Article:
>an apt title indeed…

cried alot today

we had our appeal hearing against the exclusion today. I had written a very articulate report but we did not present well verbally due to feeling so emotional. in retrospect I should have paid for a lawyer…

They began by attacking our son so visciously that I was left practically unable to speak. He was presented as an attention seeking boy with serious emotional troubles who deliberately behaved badly and endagered the whole school so that he could be sent home!!! At one point the lawyer did a sneaky little (false laugh) when the headteacher was talking about the noise sentitvity issue saying that sometimes it was a problem and sometimes not. I am so knotted up about this laugh – how dare he laugh at the pain my son feels. I can’t help reacting even though I know to him it’s a game and he wants to win. but its not a game to us.

They said that the asd issue was irrelevant as we did not have a diagnosis which pretty much chucked our case out of the window!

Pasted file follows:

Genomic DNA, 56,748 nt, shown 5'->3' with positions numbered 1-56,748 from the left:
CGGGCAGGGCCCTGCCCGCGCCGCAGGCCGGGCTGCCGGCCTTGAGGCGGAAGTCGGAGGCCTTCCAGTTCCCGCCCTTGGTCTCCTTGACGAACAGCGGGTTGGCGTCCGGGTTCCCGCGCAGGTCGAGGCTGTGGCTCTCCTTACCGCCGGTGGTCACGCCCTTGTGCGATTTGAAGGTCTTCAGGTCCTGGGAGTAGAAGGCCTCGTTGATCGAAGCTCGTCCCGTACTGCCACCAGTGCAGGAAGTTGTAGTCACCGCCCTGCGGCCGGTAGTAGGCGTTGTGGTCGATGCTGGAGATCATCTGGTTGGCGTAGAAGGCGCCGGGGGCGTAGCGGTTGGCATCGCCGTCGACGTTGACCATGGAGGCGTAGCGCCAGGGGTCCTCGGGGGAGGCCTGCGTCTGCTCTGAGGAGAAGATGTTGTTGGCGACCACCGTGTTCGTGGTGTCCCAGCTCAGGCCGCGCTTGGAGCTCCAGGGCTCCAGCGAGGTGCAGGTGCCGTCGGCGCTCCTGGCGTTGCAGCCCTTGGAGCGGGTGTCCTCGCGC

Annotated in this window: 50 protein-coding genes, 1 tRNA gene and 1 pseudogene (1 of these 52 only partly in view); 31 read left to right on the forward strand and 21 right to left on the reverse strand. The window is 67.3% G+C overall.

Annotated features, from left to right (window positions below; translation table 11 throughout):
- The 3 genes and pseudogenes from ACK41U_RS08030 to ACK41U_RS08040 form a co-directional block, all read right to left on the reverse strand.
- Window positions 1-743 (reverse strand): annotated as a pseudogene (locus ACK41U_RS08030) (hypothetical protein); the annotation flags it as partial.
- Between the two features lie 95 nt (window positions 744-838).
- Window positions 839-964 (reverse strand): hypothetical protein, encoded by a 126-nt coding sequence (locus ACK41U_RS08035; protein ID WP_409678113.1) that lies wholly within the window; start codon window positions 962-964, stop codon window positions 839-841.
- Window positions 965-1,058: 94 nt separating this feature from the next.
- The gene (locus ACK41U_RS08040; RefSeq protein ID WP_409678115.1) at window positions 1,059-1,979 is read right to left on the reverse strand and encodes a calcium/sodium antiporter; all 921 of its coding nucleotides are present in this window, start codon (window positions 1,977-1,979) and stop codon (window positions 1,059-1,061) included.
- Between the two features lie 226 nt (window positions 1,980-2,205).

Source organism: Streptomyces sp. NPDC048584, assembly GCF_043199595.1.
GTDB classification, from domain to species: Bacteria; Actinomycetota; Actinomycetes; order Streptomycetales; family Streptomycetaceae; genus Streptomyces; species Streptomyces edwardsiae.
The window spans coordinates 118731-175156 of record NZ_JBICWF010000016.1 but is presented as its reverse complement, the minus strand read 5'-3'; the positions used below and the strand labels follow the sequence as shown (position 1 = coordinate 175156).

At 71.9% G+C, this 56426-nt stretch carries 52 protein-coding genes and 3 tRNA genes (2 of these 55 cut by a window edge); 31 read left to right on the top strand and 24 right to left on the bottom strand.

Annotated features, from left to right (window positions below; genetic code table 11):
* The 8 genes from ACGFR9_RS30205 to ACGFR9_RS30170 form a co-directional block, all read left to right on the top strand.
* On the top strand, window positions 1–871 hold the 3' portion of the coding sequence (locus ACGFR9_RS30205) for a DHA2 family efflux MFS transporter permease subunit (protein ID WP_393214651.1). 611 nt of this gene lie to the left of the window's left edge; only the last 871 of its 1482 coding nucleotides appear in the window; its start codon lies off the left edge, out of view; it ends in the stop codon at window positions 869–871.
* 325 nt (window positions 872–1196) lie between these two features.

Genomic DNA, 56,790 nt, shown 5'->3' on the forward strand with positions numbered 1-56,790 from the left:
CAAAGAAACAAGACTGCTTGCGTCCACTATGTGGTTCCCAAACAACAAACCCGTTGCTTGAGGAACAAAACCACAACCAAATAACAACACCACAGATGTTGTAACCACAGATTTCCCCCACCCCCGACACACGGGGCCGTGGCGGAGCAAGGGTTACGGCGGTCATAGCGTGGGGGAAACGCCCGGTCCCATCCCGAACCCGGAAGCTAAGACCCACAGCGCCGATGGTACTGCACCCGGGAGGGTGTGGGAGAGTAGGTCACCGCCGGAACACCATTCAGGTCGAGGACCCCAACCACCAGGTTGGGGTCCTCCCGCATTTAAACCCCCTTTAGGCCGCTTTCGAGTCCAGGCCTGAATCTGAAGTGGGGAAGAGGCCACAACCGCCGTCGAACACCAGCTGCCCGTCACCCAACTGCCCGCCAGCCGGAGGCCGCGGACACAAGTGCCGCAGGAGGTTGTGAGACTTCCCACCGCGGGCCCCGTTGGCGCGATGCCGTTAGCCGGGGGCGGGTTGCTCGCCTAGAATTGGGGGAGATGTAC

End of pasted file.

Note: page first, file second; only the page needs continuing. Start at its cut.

The panel was made up of one councillor who describes asd as a disease and said he was only interested in the facts on the day of the exclusion (such an enlightened soul). One of the panel was totally inscrutable but made eye contact with both tim and I several times during the tirade. The chair was amazing and had significant experience (it felt close) of asd and aspergers in particular.

He raised several interesting querstions about the support (or lack of it offered to Laurie). The education service lawyer said that was irrelevant to this appeal!

We suspect that we will not win the appeal. The wanky councillor said that it didn’t matter if we win the appeal or not because if we get a diagnosis it will wipe the slate clean….

tim and I have spent all day thinking of all the damn things we should have said.

tim is all for getting a lawyer and really going for it – typical for him really but he is also very upset and angry.